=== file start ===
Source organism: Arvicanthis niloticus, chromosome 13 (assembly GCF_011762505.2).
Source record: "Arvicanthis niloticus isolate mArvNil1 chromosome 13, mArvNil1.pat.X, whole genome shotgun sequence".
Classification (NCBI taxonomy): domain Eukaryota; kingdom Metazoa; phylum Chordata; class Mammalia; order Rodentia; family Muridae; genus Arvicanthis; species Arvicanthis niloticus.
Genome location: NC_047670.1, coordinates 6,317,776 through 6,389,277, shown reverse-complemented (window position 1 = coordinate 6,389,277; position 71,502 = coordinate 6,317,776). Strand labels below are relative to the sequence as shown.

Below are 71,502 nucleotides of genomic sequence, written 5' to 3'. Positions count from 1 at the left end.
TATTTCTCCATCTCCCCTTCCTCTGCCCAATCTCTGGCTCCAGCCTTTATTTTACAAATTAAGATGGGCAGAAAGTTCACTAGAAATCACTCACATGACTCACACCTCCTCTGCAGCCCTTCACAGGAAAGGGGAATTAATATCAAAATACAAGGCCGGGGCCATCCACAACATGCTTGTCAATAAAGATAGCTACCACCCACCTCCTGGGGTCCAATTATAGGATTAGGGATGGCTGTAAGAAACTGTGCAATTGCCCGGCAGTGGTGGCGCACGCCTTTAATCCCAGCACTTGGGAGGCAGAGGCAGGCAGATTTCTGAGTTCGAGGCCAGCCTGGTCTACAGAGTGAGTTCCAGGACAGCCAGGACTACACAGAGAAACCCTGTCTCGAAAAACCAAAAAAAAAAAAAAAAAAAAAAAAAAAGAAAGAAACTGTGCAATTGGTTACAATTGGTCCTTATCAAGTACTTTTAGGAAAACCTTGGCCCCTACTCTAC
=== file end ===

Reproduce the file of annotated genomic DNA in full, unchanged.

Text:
Source organism: Arvicanthis niloticus, chromosome 13 (assembly GCF_011762505.2).
Source record: "Arvicanthis niloticus isolate mArvNil1 chromosome 13, mArvNil1.pat.X, whole genome shotgun sequence".
Classification (NCBI taxonomy): domain Eukaryota; kingdom Metazoa; phylum Chordata; class Mammalia; order Rodentia; family Muridae; genus Arvicanthis; species Arvicanthis niloticus.
Genome location: NC_047670.1, coordinates 6,317,776 through 6,389,277, shown reverse-complemented (window position 1 = coordinate 6,389,277; position 71,502 = coordinate 6,317,776). Strand labels below are relative to the sequence as shown.

Below are 71,502 nucleotides of genomic sequence, written 5' to 3'. Positions count from 1 at the left end.
TATTTCTCCATCTCCCCTTCCTCTGCCCAATCTCTGGCTCCAGCCTTTATTTTACAAATTAAGATGGGCAGAAAGTTCACTAGAAATCACTCACATGACTCACACCTCCTCTGCAGCCCTTCACAGGAAAGGGGAATTAATATCAAAATACAAGGCCGGGGCCATCCACAACATGCTTGTCAATAAAGATAGCTACCACCCACCTCCTGGGGTCCAATTATAGGATTAGGGATGGCTGTAAGAAACTGTGCAATTGCCCGGCAGTGGTGGCGCACGCCTTTAATCCCAGCACTTGGGAGGCAGAGGCAGGCAGATTTCTGAGTTCGAGGCCAGCCTGGTCTACAGAGTGAGTTCCAGGACAGCCAGGACTACACAGAGAAACCCTGTCTCGAAAAACCAAAAAAAAAAAAAAAAAAAAAAAAAAAGAAAGAAACTGTGCAATTGGTTACAATTGGTCCTTATCAAGTACTTTTAGGAAAACCTTGGCCCCTACTCTAC